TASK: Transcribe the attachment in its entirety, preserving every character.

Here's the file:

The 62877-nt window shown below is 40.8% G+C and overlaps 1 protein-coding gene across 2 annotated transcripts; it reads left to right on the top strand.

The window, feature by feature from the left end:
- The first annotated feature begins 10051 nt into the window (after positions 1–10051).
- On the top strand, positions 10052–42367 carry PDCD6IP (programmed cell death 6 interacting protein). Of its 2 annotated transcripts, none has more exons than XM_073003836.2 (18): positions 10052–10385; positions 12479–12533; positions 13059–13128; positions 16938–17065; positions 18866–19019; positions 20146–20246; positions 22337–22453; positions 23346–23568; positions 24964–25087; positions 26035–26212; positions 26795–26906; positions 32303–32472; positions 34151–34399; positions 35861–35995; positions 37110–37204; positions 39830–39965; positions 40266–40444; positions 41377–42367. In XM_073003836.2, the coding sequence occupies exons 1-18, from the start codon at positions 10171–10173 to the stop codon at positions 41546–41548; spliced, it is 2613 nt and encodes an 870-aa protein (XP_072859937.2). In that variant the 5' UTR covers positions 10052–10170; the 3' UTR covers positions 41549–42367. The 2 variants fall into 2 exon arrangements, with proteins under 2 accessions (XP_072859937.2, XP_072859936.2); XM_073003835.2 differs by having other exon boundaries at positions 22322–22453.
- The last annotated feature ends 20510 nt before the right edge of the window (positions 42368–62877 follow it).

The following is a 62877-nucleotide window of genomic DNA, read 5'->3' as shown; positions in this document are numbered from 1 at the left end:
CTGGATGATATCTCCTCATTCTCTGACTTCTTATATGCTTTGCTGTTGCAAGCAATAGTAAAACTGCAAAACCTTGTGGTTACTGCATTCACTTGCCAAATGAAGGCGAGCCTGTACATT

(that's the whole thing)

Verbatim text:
The 62877-nt window shown below is 40.8% G+C and overlaps 1 protein-coding gene across 2 annotated transcripts; it reads left to right on the top strand.

The window, feature by feature from the left end:
- The first annotated feature begins 10051 nt into the window (after positions 1–10051).
- On the top strand, positions 10052–42367 carry PDCD6IP (programmed cell death 6 interacting protein). Of its 2 annotated transcripts, none has more exons than XM_073003836.2 (18): positions 10052–10385; positions 12479–12533; positions 13059–13128; positions 16938–17065; positions 18866–19019; positions 20146–20246; positions 22337–22453; positions 23346–23568; positions 24964–25087; positions 26035–26212; positions 26795–26906; positions 32303–32472; positions 34151–34399; positions 35861–35995; positions 37110–37204; positions 39830–39965; positions 40266–40444; positions 41377–42367. In XM_073003836.2, the coding sequence occupies exons 1-18, from the start codon at positions 10171–10173 to the stop codon at positions 41546–41548; spliced, it is 2613 nt and encodes an 870-aa protein (XP_072859937.2). In that variant the 5' UTR covers positions 10052–10170; the 3' UTR covers positions 41549–42367. The 2 variants fall into 2 exon arrangements, with proteins under 2 accessions (XP_072859937.2, XP_072859936.2); XM_073003835.2 differs by having other exon boundaries at positions 22322–22453.
- The last annotated feature ends 20510 nt before the right edge of the window (positions 42368–62877 follow it).

The following is a 62877-nucleotide window of genomic DNA, read 5'->3' as shown; positions in this document are numbered from 1 at the left end:
CTGGATGATATCTCCTCATTCTCTGACTTCTTATATGCTTTGCTGTTGCAAGCAATAGTAAAACTGCAAAACCTTGTGGTTACTGCATTCACTTGCCAAATGAAGGCGAGCCTGTACATT